The last soldier to leave Afghanistan was uniquely prepared for that moment

The picture of Army Major Chris Donahue leaving Afghanistan on Monday evening will forever symbolize the end of a grueling war there that lasted almost two decades.

Donahue, with steely eyes, in a helmet and overalls and with a rifle, was photographed with night vision devices when he was the last American soldier to leave Afghanistan.

His focus, whether he was aware of the importance of the moment or not, is likely why he was nicknamed “Flatliner” early in his military career.

“I definitely think there are times when you have to get flat,” Donahue said in one interview to the The 18th Airborne Corps Podcast in May.

“Every time you do something, pretend you’ve done it before. In other words, don’t get too high, don’t get too low, ”he said. “You’ve been told to do something – just pretend it’s someone else. This ability to forget what happened and not anticipate what is coming. Concentrate on what you have to do when you are in run mode. “

Donahue’s ethos fit in with the 82nd Airborne Division, which he assumed command last year. A key principle of the department is “do not breathe heavily”.

“We don’t breathe hard in this division,” he said. “Whatever you ask of us, we can handle it. It doesn’t matter if the conditions are perfect, it doesn’t matter if the conditions are bad. Anyway, ”Donahue explained on the podcast. “We are well trained, well managed, we have complete trust in each other. Whatever comes, we can deal with it.”

“Whatever the nation needs, whatever the corps comes back to us and says they need it, we have it,” he said.

Donahue and more than 3,500 division paratroopers were dispatched from their base in Fort Bragg, North Carolina, to Afghanistan in mid-August to maintain safety at Hamid Karzai International Airport in Kabul when the Taliban and the people rushed there after the Taliban came to power evacuate the country.

At the height of the unrest there, 13 US military personnel and more than 110 Afghans were killed in a suicide bombing outside the airport last week before the August 31 deadline for American troops to leave Afghanistan.

“The paratroopers in this division are without a doubt an absolute national treasure,” Donahue said in May. “No other organization has the size, capacity and ability to act very quickly anywhere in the world than this department.”

“It’s an incredible honor to be in this league,” he said. “For the rest of my life, if people say, ‘What did you do with your life?’ I’ll be able to say, ‘I was a paratrooper in the 82nd Airborne Division.'”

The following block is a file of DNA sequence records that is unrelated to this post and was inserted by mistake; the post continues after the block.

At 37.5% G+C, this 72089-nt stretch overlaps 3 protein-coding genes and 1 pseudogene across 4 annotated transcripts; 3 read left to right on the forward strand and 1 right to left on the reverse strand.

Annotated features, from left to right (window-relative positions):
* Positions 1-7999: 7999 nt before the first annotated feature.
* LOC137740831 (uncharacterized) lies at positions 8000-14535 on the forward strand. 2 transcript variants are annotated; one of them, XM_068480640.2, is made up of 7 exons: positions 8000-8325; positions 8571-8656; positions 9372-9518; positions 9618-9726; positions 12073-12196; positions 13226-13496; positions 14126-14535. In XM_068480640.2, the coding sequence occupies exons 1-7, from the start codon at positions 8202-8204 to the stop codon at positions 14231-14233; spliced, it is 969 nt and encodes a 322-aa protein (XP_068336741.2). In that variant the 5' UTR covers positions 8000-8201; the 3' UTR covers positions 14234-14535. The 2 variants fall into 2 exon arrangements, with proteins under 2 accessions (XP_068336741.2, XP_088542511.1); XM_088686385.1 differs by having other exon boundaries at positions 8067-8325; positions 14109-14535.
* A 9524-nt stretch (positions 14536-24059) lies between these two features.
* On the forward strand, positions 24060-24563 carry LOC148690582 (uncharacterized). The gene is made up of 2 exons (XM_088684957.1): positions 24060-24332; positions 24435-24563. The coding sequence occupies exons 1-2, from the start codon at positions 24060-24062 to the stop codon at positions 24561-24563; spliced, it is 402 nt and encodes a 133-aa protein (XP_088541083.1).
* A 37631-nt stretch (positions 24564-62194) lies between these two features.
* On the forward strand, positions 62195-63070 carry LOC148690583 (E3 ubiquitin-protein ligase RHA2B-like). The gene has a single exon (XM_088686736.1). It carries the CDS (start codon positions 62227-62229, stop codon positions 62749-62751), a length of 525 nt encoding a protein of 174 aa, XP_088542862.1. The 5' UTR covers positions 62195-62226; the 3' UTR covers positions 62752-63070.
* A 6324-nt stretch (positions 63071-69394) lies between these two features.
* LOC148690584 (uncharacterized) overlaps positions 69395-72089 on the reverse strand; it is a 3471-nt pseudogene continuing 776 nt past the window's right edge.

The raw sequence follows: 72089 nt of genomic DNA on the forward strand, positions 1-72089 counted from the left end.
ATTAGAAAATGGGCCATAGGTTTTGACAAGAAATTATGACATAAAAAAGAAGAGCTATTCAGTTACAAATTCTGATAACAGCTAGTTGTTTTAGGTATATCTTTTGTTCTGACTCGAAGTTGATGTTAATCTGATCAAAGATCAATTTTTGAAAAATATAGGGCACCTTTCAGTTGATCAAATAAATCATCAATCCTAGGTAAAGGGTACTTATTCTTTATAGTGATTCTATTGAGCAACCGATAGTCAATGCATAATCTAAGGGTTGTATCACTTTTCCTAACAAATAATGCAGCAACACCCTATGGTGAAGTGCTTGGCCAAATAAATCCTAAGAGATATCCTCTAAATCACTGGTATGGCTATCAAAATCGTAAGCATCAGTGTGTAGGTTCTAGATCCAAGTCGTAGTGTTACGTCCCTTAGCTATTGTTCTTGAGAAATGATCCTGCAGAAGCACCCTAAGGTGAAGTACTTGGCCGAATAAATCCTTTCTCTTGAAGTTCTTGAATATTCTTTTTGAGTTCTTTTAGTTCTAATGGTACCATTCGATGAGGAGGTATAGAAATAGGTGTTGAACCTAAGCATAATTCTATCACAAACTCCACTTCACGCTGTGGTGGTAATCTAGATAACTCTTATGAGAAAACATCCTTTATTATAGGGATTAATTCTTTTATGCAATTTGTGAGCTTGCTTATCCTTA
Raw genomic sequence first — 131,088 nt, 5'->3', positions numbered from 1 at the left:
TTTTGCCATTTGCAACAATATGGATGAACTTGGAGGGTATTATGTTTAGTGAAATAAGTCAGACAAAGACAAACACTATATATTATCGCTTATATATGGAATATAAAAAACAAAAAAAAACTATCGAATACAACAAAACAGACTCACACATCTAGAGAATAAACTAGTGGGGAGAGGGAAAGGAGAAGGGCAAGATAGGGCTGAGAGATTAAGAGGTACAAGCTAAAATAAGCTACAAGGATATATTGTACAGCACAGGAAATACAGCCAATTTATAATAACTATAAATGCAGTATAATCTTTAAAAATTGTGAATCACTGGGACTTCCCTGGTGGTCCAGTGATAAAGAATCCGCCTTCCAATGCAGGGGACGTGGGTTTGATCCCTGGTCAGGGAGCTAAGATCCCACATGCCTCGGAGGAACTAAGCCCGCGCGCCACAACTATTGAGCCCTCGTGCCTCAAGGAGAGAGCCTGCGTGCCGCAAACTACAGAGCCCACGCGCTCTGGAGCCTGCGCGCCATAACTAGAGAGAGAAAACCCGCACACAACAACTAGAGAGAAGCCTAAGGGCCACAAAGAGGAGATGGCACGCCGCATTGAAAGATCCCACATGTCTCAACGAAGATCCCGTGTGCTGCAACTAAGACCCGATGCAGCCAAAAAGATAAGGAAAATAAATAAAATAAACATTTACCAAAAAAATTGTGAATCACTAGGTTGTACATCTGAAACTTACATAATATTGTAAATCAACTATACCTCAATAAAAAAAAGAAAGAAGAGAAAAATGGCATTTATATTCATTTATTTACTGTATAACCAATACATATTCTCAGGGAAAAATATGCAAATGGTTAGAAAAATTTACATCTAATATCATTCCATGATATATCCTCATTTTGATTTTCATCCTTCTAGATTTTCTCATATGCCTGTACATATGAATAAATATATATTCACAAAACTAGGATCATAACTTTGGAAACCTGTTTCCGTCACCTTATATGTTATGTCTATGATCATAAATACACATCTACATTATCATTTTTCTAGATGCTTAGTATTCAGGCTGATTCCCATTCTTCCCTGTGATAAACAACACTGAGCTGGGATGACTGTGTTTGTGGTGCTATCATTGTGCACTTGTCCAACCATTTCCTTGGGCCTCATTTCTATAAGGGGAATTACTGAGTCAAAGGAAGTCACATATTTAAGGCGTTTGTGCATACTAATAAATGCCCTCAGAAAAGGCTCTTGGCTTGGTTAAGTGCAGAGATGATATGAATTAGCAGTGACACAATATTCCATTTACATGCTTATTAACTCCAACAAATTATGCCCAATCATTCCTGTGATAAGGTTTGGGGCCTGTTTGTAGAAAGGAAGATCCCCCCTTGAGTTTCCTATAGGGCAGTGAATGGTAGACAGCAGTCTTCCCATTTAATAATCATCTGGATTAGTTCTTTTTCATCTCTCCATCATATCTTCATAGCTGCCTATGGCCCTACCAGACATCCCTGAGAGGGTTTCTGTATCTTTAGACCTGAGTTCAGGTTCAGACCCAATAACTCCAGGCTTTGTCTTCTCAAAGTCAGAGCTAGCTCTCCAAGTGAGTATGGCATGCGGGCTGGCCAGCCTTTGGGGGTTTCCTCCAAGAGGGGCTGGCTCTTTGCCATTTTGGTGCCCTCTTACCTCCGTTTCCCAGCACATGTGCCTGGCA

However, Donahue was able to answer this question in many different ways.

He was 8 years old when he first felt inspired to join the military, he said on the podcast, when he saw a front page of a newspaper showing the US invasion of Grenada.

“That moment forward made me want to do this all the time,” he said.

After graduating from West Point in 1992, Donahue served as a lieutenant in the infantry division.

He now commands every rank from the company to the brigade, like that, and attended Harvard University as a Fellow of the US Army War College.

The highly decorated Donahue also worked at the Pentagon as a special assistant to the chairman of the Joint Chiefs of Staff, air force General Richard Myers, where he served on September 11th. Donahue was at the Pentagon that day to provide information to Myers and other officials, such as Myers’ book “Eyes on the Horizon” and Garrett M. Graff’s “The Only Plane in the Sky.”

He was sent to Afghanistan for the first time in 2002 and has been back three more times.

His at least 17 missions also include missions in Iraq, Syria, North Africa and Eastern Europe.

It’s unclear whether Donahue knew he would be the last soldier out of the country, or whether it was planned that way. Regardless, he advocated and preached a culture that prepared him and his troops for such a moment for years.

“In this department,” he said in May, “the leaders jump first, eat last. Always.”

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